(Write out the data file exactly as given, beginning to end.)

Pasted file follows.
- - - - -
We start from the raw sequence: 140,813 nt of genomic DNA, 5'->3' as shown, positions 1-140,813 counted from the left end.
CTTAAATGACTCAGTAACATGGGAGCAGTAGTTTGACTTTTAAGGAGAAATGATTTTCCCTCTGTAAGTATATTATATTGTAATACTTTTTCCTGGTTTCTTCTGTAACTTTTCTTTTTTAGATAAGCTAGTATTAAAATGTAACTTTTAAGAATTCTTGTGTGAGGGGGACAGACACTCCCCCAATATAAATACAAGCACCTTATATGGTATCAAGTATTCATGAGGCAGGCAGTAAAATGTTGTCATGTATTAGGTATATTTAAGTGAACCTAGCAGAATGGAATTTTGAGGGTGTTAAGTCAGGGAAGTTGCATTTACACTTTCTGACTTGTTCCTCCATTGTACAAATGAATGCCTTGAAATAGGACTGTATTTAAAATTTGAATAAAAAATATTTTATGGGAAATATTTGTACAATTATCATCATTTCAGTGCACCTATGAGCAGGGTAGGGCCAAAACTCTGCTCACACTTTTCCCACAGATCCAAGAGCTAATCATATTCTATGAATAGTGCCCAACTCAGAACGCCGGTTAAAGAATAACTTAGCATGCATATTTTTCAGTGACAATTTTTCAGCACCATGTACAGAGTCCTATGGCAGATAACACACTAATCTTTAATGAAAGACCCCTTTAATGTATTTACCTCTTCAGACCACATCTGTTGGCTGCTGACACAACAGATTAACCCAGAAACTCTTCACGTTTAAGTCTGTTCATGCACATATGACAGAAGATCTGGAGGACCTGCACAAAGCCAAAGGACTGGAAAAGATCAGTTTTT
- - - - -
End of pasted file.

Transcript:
We start from the raw sequence: 140,813 nt of genomic DNA, 5'->3' as shown, positions 1-140,813 counted from the left end.
CTTAAATGACTCAGTAACATGGGAGCAGTAGTTTGACTTTTAAGGAGAAATGATTTTCCCTCTGTAAGTATATTATATTGTAATACTTTTTCCTGGTTTCTTCTGTAACTTTTCTTTTTTAGATAAGCTAGTATTAAAATGTAACTTTTAAGAATTCTTGTGTGAGGGGGACAGACACTCCCCCAATATAAATACAAGCACCTTATATGGTATCAAGTATTCATGAGGCAGGCAGTAAAATGTTGTCATGTATTAGGTATATTTAAGTGAACCTAGCAGAATGGAATTTTGAGGGTGTTAAGTCAGGGAAGTTGCATTTACACTTTCTGACTTGTTCCTCCATTGTACAAATGAATGCCTTGAAATAGGACTGTATTTAAAATTTGAATAAAAAATATTTTATGGGAAATATTTGTACAATTATCATCATTTCAGTGCACCTATGAGCAGGGTAGGGCCAAAACTCTGCTCACACTTTTCCCACAGATCCAAGAGCTAATCATATTCTATGAATAGTGCCCAACTCAGAACGCCGGTTAAAGAATAACTTAGCATGCATATTTTTCAGTGACAATTTTTCAGCACCATGTACAGAGTCCTATGGCAGATAACACACTAATCTTTAATGAAAGACCCCTTTAATGTATTTACCTCTTCAGACCACATCTGTTGGCTGCTGACACAACAGATTAACCCAGAAACTCTTCACGTTTAAGTCTGTTCATGCACATATGACAGAAGATCTGGAGGACCTGCACAAAGCCAAAGGACTGGAAAAGATCAGTTTTT